Parallel computation in efficient non-linear finite element analysis with applications to soft-ground tunneling project
Author(s)Hsieh, Yo-Ming, 1973-
Massachusetts Institute of Technology. Dept. of Civil and Environmental Engineering.
Andrew J. Whittle.
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Reliable prediction and control of ground movements represent an essential component of underground construction projects in congested urban environments, to mitigate against possible damage to adjacent structures and utilities. This research was motivated by the construction of a large underground cavern for the Rio Piedras station in San Juan, Puerto Rico. This project involved the construction of a large, horseshoe-shaped cavern (17m wide and 16m high) in weathered alluvial soils. The crown of the cavern is located less than 5.5m below existing buildings in a busy commercial district. Structural support for the cavern was provided by a series of 15 stacked drifts. These 3m square-section galleries were excavated mainly by hand and in-filled with concrete, while a compensation grouting system was designed to mitigate effects of excavation-induced ground movements on the overlying structures. Unexpectedly large settlements occurred during drift construction and overwhelmed the grouting system that was intended to compensate for tunnel-induced movements. Although two dimensional, non-linear finite element analyses of the stacked- drift construction suggest that movements exceeding 100mm can be expected, the 2-D representation of excavation and ground support is overly simplistic and represents a major source of uncertainty in these analyses. Massive computational efforts make more comprehensive 3-D models of the construction sequence completely impractical using existing finite element software with direct or iterative solver methods.(cont.) This thesis develops, implements, and applies an efficient parallel computation scheme for solving such large-scale, non-linear finite element analyses. The analyses couple a non- overlapping Domain Decomposition technique known as the FETI algorithm (Farhat & Roux, 1991) with a Newton-Raphson iteration scheme for non-linear material behavior. This method uses direct factorization of the equilibrium equations for sub-domains, while solving a separate interface problem iteratively with a mechanically consistent, Dirichlet pre- conditioner. The implementation allows independence of the number of sub-domains from the number of processors. This provides flexibility on mesh decomposition, control between iterative interface solutions and direct sub-domain solutions, and load balance in shared heterogeneous clusters. The analyses are performed with the developed code, FETI- FEM (programmed in C++ and MPI) using syntax consistent with pre-existing ABAQUS software. Benchmark testing on a Beowulf cluster of 16 interconnected commodity PC computers found excellent parallel efficiency, while the computation time scales with the number of finite elements, NE, according to a power law with exponent, p = 1.217. Parallel 3-D FE analyses have been applied in modeling the drift excavation, primary lining and infilling for the stacked-drift construction assuming a simplified soil profile. The resulting FE model comprised approximately 30,000 20-noded quadratic displacement-based elements, representing almost 400,000 degrees of freedom (at least one order of magnitude larger than any prior model reported in the geotechnical literature) and was sub-divided into 168 sub-domains ...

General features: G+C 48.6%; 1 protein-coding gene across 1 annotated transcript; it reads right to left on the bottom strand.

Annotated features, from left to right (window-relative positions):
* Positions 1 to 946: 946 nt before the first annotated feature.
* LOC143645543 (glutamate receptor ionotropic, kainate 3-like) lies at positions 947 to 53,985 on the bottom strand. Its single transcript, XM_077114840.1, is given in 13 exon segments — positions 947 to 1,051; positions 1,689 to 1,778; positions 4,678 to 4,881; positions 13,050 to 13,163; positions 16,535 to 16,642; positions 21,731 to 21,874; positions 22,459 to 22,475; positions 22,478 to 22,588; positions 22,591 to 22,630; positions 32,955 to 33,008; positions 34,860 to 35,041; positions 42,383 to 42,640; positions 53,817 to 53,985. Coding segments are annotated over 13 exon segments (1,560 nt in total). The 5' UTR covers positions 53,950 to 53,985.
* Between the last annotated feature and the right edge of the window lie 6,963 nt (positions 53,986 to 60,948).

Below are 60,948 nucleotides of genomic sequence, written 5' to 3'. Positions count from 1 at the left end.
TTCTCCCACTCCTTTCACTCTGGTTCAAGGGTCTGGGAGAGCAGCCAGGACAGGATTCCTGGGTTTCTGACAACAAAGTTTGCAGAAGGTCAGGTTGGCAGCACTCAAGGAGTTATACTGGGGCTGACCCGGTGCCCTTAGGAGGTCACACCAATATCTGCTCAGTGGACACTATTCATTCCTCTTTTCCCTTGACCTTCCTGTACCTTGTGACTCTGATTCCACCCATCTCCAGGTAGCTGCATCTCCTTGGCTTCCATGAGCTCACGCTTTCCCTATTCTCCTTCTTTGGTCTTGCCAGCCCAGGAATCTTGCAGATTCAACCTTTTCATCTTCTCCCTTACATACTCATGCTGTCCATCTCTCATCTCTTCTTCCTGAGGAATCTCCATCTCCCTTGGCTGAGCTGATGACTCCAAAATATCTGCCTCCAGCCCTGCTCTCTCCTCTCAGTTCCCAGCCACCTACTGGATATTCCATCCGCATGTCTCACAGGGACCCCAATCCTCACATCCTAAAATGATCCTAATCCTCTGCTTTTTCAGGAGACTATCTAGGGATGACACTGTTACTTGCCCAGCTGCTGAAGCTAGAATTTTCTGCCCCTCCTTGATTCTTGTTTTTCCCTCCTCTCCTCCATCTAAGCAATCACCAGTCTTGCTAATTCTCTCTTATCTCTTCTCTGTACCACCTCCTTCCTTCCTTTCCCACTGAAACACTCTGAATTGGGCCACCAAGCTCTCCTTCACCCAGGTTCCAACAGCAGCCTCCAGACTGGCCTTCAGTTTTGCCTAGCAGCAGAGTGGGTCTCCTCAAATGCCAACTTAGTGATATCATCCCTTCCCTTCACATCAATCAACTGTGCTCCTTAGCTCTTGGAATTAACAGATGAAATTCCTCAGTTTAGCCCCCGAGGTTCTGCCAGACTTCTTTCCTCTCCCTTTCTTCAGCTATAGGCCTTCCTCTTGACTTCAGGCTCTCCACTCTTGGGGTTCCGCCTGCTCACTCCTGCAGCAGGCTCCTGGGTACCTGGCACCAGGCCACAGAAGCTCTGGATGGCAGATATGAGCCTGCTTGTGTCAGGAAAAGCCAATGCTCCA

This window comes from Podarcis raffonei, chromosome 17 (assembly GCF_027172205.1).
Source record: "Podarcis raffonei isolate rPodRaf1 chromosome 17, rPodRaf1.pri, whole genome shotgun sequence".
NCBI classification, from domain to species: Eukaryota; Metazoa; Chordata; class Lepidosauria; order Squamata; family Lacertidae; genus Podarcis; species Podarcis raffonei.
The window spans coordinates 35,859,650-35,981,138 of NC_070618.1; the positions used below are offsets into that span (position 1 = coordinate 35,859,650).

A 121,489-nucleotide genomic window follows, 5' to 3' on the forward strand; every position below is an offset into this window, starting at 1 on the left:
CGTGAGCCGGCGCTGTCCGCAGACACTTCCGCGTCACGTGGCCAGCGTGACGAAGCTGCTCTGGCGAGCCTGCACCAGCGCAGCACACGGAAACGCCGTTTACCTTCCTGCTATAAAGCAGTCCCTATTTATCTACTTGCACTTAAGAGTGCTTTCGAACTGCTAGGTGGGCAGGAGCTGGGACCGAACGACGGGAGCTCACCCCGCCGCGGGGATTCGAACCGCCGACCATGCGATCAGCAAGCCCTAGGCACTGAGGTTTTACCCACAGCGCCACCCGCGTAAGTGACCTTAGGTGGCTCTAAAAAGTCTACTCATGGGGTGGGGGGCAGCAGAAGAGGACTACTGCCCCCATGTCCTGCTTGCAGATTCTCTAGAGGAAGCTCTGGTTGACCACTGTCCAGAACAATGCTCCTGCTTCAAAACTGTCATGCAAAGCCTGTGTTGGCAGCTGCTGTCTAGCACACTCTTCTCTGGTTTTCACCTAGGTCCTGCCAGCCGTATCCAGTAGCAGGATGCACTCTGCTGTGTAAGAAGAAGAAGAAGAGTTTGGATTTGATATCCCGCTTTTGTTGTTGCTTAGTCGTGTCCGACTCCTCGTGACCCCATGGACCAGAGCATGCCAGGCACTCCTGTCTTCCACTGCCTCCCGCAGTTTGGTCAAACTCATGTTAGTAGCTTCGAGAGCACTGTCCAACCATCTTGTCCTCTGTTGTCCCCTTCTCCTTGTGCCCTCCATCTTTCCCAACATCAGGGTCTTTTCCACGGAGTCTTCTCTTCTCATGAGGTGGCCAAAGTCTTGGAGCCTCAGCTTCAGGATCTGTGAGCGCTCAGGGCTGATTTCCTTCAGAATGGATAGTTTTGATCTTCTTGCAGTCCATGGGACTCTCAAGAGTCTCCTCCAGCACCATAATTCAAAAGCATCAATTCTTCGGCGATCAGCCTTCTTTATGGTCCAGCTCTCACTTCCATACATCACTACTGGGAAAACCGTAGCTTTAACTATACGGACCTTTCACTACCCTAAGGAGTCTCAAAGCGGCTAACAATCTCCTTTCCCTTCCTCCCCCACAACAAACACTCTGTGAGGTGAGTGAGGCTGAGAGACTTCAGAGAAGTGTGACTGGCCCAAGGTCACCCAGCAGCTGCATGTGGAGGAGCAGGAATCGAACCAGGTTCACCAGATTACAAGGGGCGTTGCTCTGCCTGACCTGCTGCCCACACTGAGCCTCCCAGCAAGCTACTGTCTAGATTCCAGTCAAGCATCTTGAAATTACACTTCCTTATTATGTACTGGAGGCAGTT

Thesis (Ph. D.)--Massachusetts Institute of Technology, Dept. of Civil and Environmental Engineering, 2004.Includes bibliographical references.
DepartmentMassachusetts Institute of Technology. Dept. of Civil and Environmental Engineering.
Massachusetts Institute of Technology
Civil and Environmental Engineering.